Are you frustrated with not being able to understand the differences between skin and blister packaging? Don’t worry; it happens to many people. Maybe you’re a purchasing agent needing to make the right decision on packaging materials. Perhaps you’re a small business owner getting ready to launch a new food product. Regardless of where you’re at in this process, we’re going to help you choose the proper packaging for your products. Blister packaging and skin packs share some similarities in aesthetics, materials, and heat seal coating. And while they are both a good package solution, they are best suited for different applications. Skin packs are commonly used for packaging fish (such as smoked salmon fillets). Blister packs are more likely to house the fishing lure used to catch the fish! Industrial Packaging has been selling blister packaging and skin packaging for many years. We talk to people daily who are searching for the correct type of packaging, and we help guide them to make the best decision for their business. This article will explore the differences between skin packs and blister packs and look at the appropriate applications for each type of packaging.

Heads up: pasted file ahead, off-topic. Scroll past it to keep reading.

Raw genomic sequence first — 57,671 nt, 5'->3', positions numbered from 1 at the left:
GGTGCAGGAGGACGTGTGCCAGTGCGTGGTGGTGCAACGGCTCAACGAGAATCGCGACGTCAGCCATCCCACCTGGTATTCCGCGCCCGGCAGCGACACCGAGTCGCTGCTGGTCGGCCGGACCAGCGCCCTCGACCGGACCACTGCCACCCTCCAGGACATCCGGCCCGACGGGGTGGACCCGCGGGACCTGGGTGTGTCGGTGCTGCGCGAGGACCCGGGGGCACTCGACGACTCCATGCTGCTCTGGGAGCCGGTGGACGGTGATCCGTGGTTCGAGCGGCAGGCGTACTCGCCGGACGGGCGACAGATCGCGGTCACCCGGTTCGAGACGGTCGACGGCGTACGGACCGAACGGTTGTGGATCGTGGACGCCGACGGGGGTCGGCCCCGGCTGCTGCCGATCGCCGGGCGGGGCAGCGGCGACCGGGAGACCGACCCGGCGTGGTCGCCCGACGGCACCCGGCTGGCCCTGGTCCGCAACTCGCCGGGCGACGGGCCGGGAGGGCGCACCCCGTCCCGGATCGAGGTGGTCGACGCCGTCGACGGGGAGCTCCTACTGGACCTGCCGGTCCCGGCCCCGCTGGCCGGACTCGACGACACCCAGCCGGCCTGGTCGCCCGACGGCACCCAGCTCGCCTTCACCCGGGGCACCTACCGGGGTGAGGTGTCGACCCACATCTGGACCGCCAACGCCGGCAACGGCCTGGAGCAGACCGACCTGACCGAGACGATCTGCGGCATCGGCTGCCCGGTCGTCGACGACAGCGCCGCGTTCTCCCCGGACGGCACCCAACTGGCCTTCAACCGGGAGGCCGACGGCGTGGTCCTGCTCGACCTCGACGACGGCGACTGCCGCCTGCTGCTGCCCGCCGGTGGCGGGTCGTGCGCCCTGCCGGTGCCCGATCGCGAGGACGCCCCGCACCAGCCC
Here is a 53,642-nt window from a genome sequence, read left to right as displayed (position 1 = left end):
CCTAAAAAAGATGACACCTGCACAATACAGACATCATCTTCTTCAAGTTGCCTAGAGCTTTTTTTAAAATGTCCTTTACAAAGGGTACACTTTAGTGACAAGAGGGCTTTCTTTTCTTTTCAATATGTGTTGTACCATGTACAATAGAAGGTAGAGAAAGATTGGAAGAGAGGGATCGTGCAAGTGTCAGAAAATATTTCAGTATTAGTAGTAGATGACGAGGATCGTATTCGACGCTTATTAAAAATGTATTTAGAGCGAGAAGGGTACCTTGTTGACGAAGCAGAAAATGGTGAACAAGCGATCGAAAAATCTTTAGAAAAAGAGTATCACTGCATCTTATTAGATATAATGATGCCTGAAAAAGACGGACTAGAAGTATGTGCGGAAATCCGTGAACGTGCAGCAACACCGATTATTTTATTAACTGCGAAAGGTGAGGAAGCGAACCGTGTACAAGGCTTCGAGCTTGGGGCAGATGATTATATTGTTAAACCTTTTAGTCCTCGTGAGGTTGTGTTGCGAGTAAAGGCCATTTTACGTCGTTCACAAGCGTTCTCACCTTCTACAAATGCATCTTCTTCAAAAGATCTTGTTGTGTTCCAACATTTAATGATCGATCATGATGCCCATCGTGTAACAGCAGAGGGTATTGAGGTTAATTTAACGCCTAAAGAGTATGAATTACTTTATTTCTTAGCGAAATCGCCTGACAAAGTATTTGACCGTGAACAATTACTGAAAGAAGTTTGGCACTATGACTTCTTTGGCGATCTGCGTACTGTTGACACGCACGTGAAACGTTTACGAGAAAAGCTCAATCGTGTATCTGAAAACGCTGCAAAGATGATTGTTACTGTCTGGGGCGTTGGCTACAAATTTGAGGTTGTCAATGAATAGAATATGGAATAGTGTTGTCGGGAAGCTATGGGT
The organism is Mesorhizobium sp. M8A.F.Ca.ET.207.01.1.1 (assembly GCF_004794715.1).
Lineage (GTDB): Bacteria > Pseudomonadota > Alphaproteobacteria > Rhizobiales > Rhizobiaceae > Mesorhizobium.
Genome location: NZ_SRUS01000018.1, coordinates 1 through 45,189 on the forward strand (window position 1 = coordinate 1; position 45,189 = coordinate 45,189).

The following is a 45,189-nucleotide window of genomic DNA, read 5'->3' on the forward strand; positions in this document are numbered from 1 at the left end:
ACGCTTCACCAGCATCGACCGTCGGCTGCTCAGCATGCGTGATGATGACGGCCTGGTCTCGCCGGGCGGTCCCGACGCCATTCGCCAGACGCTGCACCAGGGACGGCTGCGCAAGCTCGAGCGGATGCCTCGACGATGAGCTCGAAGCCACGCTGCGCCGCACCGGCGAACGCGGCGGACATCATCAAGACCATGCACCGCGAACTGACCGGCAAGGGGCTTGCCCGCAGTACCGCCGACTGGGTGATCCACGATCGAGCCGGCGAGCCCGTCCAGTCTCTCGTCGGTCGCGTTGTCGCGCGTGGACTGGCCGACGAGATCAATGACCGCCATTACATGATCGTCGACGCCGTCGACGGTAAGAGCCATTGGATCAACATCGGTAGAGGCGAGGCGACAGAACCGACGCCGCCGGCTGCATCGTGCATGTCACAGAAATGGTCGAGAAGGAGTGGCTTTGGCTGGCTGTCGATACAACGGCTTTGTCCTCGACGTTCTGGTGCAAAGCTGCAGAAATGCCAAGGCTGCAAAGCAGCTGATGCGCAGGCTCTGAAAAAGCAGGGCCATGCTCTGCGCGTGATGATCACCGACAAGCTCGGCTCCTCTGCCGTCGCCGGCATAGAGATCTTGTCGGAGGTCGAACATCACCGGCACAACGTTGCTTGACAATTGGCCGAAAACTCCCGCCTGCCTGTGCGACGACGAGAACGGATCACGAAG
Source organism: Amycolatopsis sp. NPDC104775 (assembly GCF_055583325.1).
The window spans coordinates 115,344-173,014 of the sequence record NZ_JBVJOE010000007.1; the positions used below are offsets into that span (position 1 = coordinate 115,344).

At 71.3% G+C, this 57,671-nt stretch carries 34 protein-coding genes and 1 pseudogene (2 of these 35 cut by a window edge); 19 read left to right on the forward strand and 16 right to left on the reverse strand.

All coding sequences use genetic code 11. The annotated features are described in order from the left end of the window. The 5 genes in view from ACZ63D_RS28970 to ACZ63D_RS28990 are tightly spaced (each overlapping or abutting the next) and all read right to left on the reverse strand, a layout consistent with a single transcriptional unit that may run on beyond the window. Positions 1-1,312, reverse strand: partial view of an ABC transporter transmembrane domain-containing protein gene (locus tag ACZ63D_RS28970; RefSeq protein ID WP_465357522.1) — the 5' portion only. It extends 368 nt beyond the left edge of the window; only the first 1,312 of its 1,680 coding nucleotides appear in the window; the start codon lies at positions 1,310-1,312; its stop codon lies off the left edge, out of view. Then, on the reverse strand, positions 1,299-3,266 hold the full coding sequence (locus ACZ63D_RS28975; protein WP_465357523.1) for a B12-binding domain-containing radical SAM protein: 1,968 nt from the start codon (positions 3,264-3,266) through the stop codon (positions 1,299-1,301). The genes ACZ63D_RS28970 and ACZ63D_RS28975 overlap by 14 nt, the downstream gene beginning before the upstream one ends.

So, you are looking for a type of film, but you are confused about which type you actually need. While it is not uncommon to confuse stretch film with shrink film, they are not the same material. Stretch film and shrink film are made for very different applications and using one in the wrong application could lead to serious problems. After such a long time in the packaging industry, Industrial Packaging often gets questions about shrink film and stretch film. One of the more common questions about these materials that we receive is: "What is the difference between shrink film and stretch film?" One of these films can be used in a heat tunnel to package products. Doing that with the other could result in a fire. It is important to know the differences between these two materials when trying to source one or the other. In this article, we will explore the differences between both types of film and explain the appropriate applications for each.